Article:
The BOJ ,maintained its current monetary policy during the latest BOJ statement, which likely highlighted the diverging monetary policy between the Fed and the SNB.
Other than that, appetite for risk was also the dominant sentiment at the time, which may have dampened demand for the safe-haven yen.
Also, the Japanese Lower House re-elected Shinzo Abe as Prime Minister, which likely raised expectations that Abenomics will continue, which again highlights the monetary policy divergence between the Fed and the BOJ.
Sentiment on the Swissy deteriorated for the eighth consecutive week! As usual, the monetary policy divergence between the Fed and the SNB may have been a factor. However, appetite for risk was also the dominant sentiment at the time, which also likely soured sentiment on the safe-haven Swissy.
Large players favored the Greenback over the Aussie even more during the week ending on November 7, which marks the sixth week of deteriorating sentiment on the Aussie.
Aussie bulls and Aussie bears were paring their respective positions, though. It just so happens that more Aussie bulls were calling it quits.
The reduction in Aussie longs likely shows bulls running away after Australia’s retail trade turnover showed no growth during the September period (0.4% expected, -0.5% previous), which translated to a year-on-year reading of 2.0%, which is a record low not seen since October 2008.
Aussie longs may have also been disappointed with the latest RBA monetary policy decision since the RBA implied that it had a neutral stance while repeating its warning that “An appreciating exchange rate would be expected to result in a slower pick-up in economic activity and inflation than currently forecast.”
As for the reduction in Aussie shorts, that likely reflects profit-taking by Aussie shorts in the wake of Australia’s retail sales report, especially since gold prices surged because of heightened geopolitical risks on November 6.
Positioning activity on the Kiwi was rather bearish since Kiwi bulls trimmed their bets while Kiwi bears added to theirs.
Large players were likely expecting the RBNZ to sound more dovish during the November 8 RBNZ Statement. Of course, we now know that the remained upbeat and even upgraded its CPI forecasts, which is why the RBNZ also upgraded its forecast for the OCR to show a rate hike by Q2 2019, which is a quarter earlier than originally forecasts.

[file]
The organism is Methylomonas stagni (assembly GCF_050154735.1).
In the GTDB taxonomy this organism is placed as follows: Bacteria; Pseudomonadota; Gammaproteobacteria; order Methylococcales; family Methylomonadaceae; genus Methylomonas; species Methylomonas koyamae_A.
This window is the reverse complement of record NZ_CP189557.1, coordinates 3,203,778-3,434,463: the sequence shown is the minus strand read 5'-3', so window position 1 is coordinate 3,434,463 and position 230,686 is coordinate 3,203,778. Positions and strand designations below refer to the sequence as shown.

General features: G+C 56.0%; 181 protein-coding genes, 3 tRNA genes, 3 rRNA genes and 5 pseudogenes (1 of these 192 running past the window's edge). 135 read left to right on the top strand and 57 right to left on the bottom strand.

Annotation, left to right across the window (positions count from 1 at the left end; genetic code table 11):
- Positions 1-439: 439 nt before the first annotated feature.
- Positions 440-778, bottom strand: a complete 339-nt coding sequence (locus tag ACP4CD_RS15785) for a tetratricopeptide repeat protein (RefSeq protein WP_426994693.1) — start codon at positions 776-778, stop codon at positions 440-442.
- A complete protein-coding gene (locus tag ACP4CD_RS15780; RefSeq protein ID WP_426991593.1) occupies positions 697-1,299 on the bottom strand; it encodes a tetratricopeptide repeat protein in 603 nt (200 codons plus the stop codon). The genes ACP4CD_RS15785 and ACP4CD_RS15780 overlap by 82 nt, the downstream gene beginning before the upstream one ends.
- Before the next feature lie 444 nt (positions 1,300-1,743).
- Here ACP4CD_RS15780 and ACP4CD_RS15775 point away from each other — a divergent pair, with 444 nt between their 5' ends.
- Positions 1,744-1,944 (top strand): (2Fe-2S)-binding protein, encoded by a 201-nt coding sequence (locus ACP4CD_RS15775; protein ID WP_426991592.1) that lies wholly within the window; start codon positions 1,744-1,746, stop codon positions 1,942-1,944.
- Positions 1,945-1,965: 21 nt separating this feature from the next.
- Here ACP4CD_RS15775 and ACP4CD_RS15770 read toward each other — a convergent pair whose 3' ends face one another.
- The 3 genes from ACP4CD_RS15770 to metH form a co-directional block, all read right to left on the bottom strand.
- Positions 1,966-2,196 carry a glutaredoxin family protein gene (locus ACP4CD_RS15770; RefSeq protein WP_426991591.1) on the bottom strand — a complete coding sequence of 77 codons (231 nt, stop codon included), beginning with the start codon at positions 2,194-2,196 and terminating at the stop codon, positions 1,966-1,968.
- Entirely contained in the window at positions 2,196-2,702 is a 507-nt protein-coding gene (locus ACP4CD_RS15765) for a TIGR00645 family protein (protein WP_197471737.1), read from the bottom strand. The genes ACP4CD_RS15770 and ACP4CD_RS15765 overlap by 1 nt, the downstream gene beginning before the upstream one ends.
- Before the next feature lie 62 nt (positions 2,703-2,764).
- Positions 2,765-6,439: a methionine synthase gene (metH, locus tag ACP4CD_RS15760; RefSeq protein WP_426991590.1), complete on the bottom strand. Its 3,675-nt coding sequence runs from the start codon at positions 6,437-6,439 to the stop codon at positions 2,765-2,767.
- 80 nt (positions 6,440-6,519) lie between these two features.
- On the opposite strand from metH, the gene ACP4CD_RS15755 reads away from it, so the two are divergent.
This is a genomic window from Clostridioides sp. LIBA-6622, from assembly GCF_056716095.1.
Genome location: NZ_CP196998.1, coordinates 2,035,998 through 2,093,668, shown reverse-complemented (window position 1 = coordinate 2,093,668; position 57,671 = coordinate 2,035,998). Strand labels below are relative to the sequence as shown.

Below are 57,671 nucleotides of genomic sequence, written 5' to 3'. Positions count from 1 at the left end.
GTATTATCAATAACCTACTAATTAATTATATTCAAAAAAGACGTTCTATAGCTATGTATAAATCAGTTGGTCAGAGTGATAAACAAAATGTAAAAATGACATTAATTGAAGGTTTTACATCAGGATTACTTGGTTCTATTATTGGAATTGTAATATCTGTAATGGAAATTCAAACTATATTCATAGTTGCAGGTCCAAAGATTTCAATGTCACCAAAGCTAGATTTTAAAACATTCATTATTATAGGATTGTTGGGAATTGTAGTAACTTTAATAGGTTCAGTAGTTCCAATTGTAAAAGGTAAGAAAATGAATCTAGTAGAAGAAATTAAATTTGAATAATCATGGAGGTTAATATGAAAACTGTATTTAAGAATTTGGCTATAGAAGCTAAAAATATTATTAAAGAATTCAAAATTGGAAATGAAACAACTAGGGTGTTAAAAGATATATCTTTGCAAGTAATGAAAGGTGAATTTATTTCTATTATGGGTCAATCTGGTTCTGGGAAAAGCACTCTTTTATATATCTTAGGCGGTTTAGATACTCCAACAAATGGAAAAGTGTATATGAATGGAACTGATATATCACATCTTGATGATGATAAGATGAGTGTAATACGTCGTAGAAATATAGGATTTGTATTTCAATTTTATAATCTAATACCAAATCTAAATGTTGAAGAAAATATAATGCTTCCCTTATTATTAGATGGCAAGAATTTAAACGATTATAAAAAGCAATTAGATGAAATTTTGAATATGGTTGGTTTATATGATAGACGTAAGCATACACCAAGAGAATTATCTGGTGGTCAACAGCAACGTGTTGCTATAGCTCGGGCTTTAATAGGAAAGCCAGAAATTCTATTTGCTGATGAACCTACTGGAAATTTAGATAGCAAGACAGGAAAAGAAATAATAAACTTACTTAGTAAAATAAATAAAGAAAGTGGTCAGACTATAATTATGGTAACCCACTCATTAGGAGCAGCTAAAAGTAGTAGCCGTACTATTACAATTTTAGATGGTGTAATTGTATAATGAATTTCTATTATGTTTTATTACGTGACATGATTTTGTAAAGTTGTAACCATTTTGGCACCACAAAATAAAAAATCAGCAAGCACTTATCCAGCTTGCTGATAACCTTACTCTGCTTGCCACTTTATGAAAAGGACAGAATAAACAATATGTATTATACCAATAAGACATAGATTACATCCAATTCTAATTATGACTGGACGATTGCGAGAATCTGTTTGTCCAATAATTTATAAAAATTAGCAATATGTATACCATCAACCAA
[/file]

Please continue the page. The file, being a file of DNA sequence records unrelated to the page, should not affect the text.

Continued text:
Moreover, the RBNZ even forecasted a second hike by Q3 2020. Although the RBNZ did say that it’s upgraded forecasts hinge on the Kiwi’s exchange rate staying at current level.
Do note, however, that the latest COT report does not show how large speculators reacted to the RBNZ statement.
Net bullish bias on the Loonie deteriorated further as Loonie longs reduced their positions further.
The reduction in Loonie longs very likely shows another round of unwinding by Loonie bulls after the BOC statement since BOC governor Stephen Poloz blatantly stated that the BOC now has a neutral monetary policy bias when he said during the BOC Presser that “There’s nothing automatic, no predetermined path for interest rates.”
Poloz would later reiterate the BOC’s more neutral stance when he testified before the House of Commons Standing Committee on Finance that “We are at a crucial spot in the economic cycle, and significant uncertainties are clouding the way forward,” which is why the BOC “will be cautious in making future adjustments to our policy rate.”
Got any other conclusions you can draw from this latest COT Report? Feel free to share your thoughts in the comments section or if you’re looking for further discussion, community member ForExchange has a lively thread called Trading based on Market Sentiment in the forums awaiting your participation.